The Asian Development Bank (ADB) called Monday for a fundamental "rebalancing" of regional economies in response to the global crisis, while predicting a "mild recovery" next year.
Bank President Haruhiko Kuroda said the region would record only 3.4 percent growth this year but could expect a rebound to around 6.0 percent growth in 2010, as he opened the ADB's board of governors annual meeting in Bali.
"With strong national and regional efforts and a mild recovery expected in the global economy next year, developing Asia and the Pacific should bounce back to about 6.0 percent growth in 2010," he said.
"These are positive signs, therefore this should not be a time of despair."
He outlined a huge expansion in the ADB's lending plans to help stimulate developing economies across Asia, after shareholders agreed last week to triple the bank's capital base in response to the global downturn.
The bank will increase its overall lending assistance by more than 10 billion dollars in 2009 and 2010, including three billion to meet "urgent needs stemming from the crisis," Kuroda said.
Some of that new lending would aim to help Asian economies boost domestic consumption and adjust to plunging demand for their exports to markets such as Europe and the United States.
"The transfer of savings from one part of the world to another worked well when advanced economies could absorb production from developing economies, but the current state of the global economy suggests that era has passed," he said.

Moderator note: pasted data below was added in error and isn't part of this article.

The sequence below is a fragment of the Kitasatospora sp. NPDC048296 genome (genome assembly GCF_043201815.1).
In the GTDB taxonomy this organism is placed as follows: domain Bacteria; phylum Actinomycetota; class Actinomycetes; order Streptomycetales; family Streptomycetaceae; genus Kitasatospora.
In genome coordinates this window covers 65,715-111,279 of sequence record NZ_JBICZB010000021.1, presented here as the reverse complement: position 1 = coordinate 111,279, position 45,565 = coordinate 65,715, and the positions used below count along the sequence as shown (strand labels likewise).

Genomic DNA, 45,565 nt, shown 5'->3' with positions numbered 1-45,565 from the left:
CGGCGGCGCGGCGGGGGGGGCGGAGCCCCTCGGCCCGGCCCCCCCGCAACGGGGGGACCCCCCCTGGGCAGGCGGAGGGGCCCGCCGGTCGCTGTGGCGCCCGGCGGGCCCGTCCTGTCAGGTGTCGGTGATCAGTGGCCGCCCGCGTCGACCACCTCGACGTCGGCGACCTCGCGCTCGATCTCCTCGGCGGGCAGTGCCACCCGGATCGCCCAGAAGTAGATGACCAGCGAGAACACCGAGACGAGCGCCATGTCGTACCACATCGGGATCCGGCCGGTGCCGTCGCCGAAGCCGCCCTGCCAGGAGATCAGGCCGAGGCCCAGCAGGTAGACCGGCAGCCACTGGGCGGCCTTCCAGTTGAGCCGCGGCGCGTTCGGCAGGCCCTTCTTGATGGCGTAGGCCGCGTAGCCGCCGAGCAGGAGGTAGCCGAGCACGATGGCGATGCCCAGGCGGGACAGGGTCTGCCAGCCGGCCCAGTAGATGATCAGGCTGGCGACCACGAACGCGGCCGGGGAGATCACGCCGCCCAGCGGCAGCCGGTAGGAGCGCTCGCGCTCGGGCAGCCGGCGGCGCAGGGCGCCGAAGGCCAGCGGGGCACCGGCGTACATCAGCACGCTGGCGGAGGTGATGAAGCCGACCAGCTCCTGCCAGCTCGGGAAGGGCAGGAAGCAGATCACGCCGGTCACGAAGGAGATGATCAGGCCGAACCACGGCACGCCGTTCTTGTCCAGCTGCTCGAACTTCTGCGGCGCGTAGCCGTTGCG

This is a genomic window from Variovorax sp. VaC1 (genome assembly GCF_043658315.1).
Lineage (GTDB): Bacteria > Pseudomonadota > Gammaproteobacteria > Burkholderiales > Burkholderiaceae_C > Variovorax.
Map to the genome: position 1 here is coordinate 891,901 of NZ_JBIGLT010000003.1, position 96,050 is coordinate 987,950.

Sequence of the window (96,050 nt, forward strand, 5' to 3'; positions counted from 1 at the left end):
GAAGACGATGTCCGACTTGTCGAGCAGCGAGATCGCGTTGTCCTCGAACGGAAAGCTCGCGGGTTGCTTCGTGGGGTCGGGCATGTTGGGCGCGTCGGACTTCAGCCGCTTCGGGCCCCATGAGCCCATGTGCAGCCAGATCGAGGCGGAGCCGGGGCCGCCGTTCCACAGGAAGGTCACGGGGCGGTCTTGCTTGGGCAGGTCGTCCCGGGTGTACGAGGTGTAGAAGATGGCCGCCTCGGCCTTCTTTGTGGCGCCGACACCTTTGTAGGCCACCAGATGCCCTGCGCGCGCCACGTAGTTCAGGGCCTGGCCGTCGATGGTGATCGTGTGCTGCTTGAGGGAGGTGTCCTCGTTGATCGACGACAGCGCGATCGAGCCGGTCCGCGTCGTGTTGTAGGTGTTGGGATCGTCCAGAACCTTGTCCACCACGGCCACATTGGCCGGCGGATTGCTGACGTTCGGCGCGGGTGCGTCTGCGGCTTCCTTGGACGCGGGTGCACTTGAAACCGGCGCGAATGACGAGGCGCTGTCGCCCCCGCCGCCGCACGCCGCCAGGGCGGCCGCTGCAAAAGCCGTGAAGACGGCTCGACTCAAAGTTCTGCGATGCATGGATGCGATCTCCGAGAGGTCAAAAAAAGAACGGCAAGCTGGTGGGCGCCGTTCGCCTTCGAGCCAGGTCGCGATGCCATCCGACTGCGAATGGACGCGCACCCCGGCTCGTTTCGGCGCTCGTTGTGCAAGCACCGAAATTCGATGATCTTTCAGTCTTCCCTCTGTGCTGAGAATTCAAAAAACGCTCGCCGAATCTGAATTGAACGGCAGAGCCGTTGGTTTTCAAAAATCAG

"By rebalancing export-driven growth with a greater reliance on domestic demand and consumption, Asia can lead the way in charting a new, globally beneficial development course."
He also called for changes to the global financial architecture to give voice to the aspirations of Asia, where powerhouses like China and India are emerging as rivals to US dominance of the world economy.
Ten Asian countries plus China, Japan and South Korea agreed Sunday to set up a 120-billion-dollar regional emergency fund to help Asian economies out of crises, a move Kuroda applauded.
"It is... important to create a financial architecture that gives developing countries a voice more commensurate with their share of world output and trade," he said.
His comments echoed China's calls for a greater say in international economic decision-making at institutions such as the International Monetary Fund.